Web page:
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I'm currently having to go through my queries and transfer them over to using Oracle rather than SQLSERVER and i'm a bit stuck with this query which i'm using from here

SELECT TOP 1 * FROM ( SELECT o.outcode AS lead_postcode, v.location, 
v.location_name, v.outcode AS venue_postcode, 6371.0E * 
( 2.0E *asin(case when 1.0E < (sqrt(square(sin(((RADIANS(CAST( AS FLOAT)))-
* cos(RADIANS(CAST( AS FLOAT))) * square(sin(((RADIANS(CAST(o.lng AS FLOAT)))-
(RADIANS(CAST(v.lng AS FLOAT))))/2.0E))))) then 1.0E else 
(sqrt(square(sin(((RADIANS(CAST( AS FLOAT)))-(RADIANS(CAST( AS FLOAT))))
* square(sin(((RADIANS(CAST(o.lng AS FLOAT)))-(RADIANS(CAST(v.lng AS FLOAT))))
/2.0E))))) end )) AS distance FROM venue_postcodes v, uk_postcodes o 
WHERE o.outcode = @nrpostcode ) i WHERE distance<100 ORDER BY distance

Now I know this is a horrible query to look at but Oracle seems to be having a lot of problems with it.

Firstly it doesn't like the E in 6371E and all the subsequent E's

Secondly it doesn't like the square function so I decided to use the power function but this still gave me errors.

Thirdly it doesn't like the radians function

Fourthly it doesn't like the TOP 1 part so I had changed this to use ROWNUM in the WHERE clause

I'm completely lost as to what to do here.

Any ideas as to what I can do to make it work?

Thanks in advance

share|improve this question
Transpose from horrible to decent. Use whitespace. Break into parts (maybe functions). Try every function separately - and find equivalent for Oracle. Try every clause (like Top) separately - and find equivalent for Oracle. – ypercubeᵀᴹ Sep 14 '11 at 15:40
I can't seem to find an alternative to radians or work out why the E problem is happening though? There doesn't seem to be much on the web with regard to haversine and oracle – Jamie Taylor Sep 14 '11 at 15:42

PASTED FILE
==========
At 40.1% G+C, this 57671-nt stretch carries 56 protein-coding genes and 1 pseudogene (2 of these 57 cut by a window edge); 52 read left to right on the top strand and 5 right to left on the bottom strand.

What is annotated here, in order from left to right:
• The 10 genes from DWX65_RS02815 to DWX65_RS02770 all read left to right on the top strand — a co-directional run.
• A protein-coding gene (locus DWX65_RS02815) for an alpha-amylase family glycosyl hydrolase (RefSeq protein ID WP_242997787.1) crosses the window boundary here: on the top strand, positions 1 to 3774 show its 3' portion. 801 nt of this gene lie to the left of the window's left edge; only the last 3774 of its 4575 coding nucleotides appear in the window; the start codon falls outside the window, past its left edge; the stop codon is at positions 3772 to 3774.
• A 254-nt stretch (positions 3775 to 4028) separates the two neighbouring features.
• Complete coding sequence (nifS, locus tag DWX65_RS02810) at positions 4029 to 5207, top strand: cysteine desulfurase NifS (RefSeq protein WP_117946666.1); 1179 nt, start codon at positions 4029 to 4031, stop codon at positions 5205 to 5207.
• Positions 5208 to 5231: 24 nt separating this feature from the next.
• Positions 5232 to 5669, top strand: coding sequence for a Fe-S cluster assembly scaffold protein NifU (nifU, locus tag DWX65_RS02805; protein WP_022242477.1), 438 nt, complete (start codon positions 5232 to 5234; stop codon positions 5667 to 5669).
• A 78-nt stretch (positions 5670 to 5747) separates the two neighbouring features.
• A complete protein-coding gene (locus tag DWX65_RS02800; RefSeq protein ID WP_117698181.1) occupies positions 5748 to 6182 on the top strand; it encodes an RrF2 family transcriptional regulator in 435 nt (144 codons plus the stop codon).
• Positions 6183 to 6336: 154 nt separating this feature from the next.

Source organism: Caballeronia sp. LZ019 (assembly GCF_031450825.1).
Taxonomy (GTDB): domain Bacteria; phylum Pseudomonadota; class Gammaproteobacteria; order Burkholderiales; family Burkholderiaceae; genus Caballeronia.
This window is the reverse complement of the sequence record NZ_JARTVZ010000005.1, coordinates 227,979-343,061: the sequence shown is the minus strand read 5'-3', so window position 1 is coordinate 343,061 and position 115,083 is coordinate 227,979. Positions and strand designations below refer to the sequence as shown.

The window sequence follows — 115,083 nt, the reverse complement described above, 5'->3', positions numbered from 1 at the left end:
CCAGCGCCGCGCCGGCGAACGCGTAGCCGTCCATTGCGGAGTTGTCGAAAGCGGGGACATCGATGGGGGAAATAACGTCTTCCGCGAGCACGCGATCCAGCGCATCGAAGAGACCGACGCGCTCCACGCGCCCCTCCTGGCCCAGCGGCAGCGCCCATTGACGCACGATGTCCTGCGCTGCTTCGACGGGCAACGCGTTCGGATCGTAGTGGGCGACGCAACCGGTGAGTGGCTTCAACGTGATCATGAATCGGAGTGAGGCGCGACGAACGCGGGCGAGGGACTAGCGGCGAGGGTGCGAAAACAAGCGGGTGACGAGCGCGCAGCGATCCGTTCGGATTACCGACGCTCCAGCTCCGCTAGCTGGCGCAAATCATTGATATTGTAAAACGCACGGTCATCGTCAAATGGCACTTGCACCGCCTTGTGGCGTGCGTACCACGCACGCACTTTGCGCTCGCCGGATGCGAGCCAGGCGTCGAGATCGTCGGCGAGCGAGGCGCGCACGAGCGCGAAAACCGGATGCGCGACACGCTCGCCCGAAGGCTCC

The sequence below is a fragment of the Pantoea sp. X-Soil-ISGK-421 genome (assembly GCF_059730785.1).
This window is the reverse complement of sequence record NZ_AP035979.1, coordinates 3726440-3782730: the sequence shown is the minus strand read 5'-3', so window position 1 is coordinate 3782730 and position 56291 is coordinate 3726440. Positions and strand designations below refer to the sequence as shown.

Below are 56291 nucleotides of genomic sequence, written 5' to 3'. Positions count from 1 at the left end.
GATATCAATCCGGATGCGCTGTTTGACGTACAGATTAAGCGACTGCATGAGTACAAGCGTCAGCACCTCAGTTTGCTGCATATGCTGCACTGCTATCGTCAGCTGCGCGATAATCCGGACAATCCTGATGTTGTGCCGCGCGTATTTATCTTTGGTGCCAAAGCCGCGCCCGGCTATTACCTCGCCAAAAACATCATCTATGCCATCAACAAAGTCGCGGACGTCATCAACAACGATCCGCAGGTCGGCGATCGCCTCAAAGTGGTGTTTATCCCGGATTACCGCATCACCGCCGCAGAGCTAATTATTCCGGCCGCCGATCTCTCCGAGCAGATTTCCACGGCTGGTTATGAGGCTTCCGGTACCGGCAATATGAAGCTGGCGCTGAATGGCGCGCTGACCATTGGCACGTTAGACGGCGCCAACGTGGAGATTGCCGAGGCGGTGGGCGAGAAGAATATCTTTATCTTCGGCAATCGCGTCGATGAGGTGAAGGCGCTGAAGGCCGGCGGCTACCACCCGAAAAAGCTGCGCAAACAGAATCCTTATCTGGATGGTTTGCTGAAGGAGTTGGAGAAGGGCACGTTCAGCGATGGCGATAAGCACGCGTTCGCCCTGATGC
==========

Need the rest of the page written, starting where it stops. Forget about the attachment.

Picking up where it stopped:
I think if you want to do it "properly", you'd probably be best storing your locations using Oracle's Spatial extension and using one of its distance functions, which I think include Haversine. But I'm no Oracle expert, I'm afraid. Otherwise, drop those "E"s; they're not needed, and start telling us the exact error messages you're getting for each problem. – Matt Gibson Sep 14 '11 at 15:43
@Matt Gibson - I've dropped the E's and the error i'm receiving now is RADIANS - invalid identifier – Jamie Taylor Sep 14 '11 at 15:45
Oh, and as for radians, just bear in mind that there are 2π radians in a circle, so I reckon you'd just divide the degrees by about 57.3 :) But personally I'd store the latitude and longitude in radians in the database, too, when I added them, to make this bit easier and quicker... – Matt Gibson Sep 14 '11 at 15:46
up vote 4 down vote accepted

I'd recommend you take a slightly different approach.

Check out this site:

Look for the part referring to "calc distance"

share|improve this answer
I've implemented that into my code and it works a charm - thanks :) – Jamie Taylor Sep 14 '11 at 16:33
@Jamie: This is nice and solves the immediate problem of transfering the code to Oracle. When you try any query though with WHERE distance<100 ORDER BY distance in big tables, the function has to be calculated for every combination of rows of your two (venue_postcodes, uk_postcodes) tables. As suggested by @Matt Gibson, you should use Oracle spatial extensions for medium to big tables, if you want performance to be fast. – ypercubeᵀᴹ Sep 15 '11 at 5:44

I know how to do it in SQL Server, which should be easy enough to port over to Oracle:

Here's a UDF I created to get the approximate crows flight distance between two zip codes using the Haversine formula:

ALTER FUNCTION [dbo].[fn_GetZipDistanceMiles](
    @ZipFrom VARCHAR(20),
    @ZipTo VARCHAR(20)

    DECLARE @Latitude1 FLOAT
    DECLARE @Longitude1 FLOAT
    DECLARE @Latitude2 FLOAT
    DECLARE @Longitude2 FLOAT

    SELECT  @Latitude1 = Latitude,
            @Longitude1 = Longitude
    FROM    ZipCode
    WHERE   ZipCode = @ZipFrom

    SELECT  @Latitude2 = Latitude,
            @Longitude2 = Longitude
    FROM    ZipCode
    WHERE   ZipCode = @ZipTo

    DECLARE @EarthRadiusInMiles FLOAT
    SET @EarthRadiusInMiles = 3963.1

    -- RADIANS conversion
    DECLARE @Lat1Radians FLOAT
    DECLARE @Long1Radians FLOAT
    DECLARE @Lat2Radians FLOAT
    DECLARE @Long2Radians FLOAT

    SET @Lat1Radians = @Latitude1 * PI() / 180
    SET @Long1Radians = @Longitude1 * PI() / 180
    SET @Lat2Radians = @Latitude2 * PI() / 180
    SET @Long2Radians = @Longitude2 * PI() / 180

    RETURN ACOS(COS(@Lat1Radians) * COS(@Long1Radians) * COS(@Lat2Radians) * COS(@Long2Radians) + COS(@Lat1Radians) * SIN(@Long1Radians) * COS(@Lat2Radians) * SIN(@Long2Radians) + SIN(@Lat1Radians) * SIN(@Lat2Radians)) * @EarthRadiusInMiles

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